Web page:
A number of highights from the weekend:  Seeing K1JT Joe making contacts -- he's the Nobel Prize winner who developed the software that allows small stations like mine to "see" the signals reflected off the moon. Working K6MYC Mike, and seeing both his direct signals from a few hundred miles away, as well as his moon reflection at the same time.  Also making a few new contacts with stations that I hadn't worked before (SK6EI, 7K3LGC, W2DBL, OK1DIZ, 3Z4EME, PI9CM) was quite enjoyable.

I was discussing weekend's contacts with a neighbor, and they asked what the furthest station I had contacted was -- I answered either Russia or Japan, I'm not sure which is actually further from California.  To me, however, what's far more amazing than contacting another station several thousand miles away, is that these contacts were all made completely via moon reflections.  So -- the signal received in Japan actually went from my backyard, 250,000 miles through space, then reflected off the rocks and dust of the moon, then travelled 250,000 miles back through space, to be reached on the other side of Earth.  That's a half-million miles that the signals travelled!

Overall, it was a fun weekend.  It's pretty amazing to see how well earth-moon-earth communication works!

Dave

Sunday, September 15, 2013

September ARRL VHF Contest - Mt Vaca


For this year's ARRL September VHF Contest, I set up the portable system near the summit of Mt Vaca.  Mt Vaca is close to 3,000' in elevation and is located west of Sacramento in grid square CM88.  The mountain has good radio views of the surrounding San Francisco Bay Area and the Central Valley.  The ridgeline is accessed by the 5-mile long narrow, winding, Mix Canyon Road; near the top, a private road turns to the south to access the commercial radio towers, and I turned north for another mile along the dirt road to a relatively open spot along the ridgeline.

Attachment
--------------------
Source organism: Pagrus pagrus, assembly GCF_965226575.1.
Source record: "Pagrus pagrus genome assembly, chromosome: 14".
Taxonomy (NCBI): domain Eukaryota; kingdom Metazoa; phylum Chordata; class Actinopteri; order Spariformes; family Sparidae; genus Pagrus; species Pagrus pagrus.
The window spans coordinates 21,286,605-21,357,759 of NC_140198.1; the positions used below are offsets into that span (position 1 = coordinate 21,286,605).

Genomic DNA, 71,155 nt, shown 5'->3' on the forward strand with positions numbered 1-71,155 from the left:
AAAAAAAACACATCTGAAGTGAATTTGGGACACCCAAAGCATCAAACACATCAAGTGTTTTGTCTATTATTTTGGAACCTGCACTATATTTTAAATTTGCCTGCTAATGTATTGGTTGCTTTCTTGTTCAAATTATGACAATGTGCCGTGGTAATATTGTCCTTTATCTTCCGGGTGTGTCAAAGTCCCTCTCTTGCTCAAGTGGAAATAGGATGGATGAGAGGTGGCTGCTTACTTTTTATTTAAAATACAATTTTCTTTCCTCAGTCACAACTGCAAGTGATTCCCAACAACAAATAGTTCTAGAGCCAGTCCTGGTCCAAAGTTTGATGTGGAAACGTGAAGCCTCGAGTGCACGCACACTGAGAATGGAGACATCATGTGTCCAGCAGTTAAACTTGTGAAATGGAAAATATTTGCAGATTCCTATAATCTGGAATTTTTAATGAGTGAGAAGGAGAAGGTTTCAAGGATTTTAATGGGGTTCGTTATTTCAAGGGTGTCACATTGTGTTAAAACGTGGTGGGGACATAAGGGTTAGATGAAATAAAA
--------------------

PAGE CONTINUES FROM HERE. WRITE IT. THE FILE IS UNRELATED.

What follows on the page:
The equipment I used was the same as in the June 2013 VHF contest:  the Yaesu FT-817ND QRP all-mode transceiver, connected to a 2-element Diamond 6 meter beam for 50 MHz, a 4-element Arrow VHF yagi for 144 MHz, and a 15-element Diamond  UHF yagi for 432 MHz.  All three antennas were mounted on a 20-foot Buddipole mast that I set in the bed of the pickup truck.  I also brought along the Yaesu VX-6R and a 5-element 223 MHz yagi for 1.25m FM contacts.  Power came from the 6.4 Ah LiFePO4 battery that I've used for contesting in the past; four hours of operation didn't deplete the battery enough to need the solar panels that I normally use.

This contest was just casual operating -- in that I set up around 1pm on Saturday, and took the station down just after 5pm.  There were quite a few other stations out there.  Some of the best contacts were KK6BQU in the South Bay (he was with me in the June Diablo contest), and AL1VE and others on Mt Shasta in the relatively rare grid CN81.  It was also great to hear quite a few of the contest regulars out there!

BandQSOs Grids
50 21 7
144 31 8
223 11 4
432 21 7

The weather was just about perfect -- temperature in the low 80's and virtually no wind.  All in all, it was a fun day to be doing radio on top of a mountain!






Tuesday, August 6, 2013

RF Maps of the Sky, Continued...